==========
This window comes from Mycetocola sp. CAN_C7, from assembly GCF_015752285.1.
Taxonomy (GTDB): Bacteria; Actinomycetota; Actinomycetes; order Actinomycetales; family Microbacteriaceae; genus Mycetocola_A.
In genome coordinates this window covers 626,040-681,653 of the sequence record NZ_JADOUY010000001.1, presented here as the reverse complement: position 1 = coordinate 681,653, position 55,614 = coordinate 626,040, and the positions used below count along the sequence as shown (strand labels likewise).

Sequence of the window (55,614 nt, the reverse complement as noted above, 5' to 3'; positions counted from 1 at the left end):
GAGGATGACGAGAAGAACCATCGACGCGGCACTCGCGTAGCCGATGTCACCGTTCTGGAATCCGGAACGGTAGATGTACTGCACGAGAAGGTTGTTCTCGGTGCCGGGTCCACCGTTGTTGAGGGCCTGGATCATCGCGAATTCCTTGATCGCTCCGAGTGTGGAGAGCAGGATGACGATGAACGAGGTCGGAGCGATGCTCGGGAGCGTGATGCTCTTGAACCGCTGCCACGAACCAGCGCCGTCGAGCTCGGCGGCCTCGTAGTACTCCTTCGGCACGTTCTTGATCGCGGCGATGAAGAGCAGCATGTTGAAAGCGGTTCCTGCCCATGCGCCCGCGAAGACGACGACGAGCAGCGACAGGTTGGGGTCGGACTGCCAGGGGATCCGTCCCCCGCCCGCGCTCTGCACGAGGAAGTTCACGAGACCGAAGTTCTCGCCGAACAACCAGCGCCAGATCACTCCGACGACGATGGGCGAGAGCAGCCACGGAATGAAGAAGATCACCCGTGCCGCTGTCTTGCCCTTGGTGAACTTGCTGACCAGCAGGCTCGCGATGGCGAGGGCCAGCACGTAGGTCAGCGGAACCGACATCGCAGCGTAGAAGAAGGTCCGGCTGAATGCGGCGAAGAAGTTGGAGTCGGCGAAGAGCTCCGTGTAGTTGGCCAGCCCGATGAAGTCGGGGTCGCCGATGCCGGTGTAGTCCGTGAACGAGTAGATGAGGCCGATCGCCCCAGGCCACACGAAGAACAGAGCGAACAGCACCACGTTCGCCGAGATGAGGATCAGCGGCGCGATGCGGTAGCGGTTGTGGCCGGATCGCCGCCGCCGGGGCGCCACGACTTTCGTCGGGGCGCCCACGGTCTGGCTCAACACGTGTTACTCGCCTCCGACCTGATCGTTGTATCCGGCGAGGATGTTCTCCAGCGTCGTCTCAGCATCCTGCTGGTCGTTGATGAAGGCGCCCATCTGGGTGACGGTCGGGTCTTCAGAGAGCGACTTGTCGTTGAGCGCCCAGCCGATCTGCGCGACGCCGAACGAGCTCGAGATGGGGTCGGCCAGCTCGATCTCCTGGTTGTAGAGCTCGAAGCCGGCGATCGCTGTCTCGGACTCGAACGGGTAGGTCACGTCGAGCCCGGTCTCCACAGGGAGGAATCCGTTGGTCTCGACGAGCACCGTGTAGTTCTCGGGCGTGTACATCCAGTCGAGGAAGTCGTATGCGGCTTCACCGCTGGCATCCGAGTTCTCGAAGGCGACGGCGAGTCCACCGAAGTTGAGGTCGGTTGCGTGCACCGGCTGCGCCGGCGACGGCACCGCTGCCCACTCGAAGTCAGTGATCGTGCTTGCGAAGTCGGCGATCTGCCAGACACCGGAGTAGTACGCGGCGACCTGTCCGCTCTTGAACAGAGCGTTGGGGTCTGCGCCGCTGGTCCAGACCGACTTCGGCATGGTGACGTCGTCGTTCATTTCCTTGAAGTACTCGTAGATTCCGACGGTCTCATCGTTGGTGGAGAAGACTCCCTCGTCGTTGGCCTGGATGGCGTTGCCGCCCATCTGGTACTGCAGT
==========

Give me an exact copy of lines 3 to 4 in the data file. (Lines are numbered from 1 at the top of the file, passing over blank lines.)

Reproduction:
In genome coordinates this window covers 626,040-681,653 of the sequence record NZ_JADOUY010000001.1, presented here as the reverse complement: position 1 = coordinate 681,653, position 55,614 = coordinate 626,040, and the positions used below count along the sequence as shown (strand labels likewise).

Sequence of the window (55,614 nt, the reverse complement as noted above, 5' to 3'; positions counted from 1 at the left end):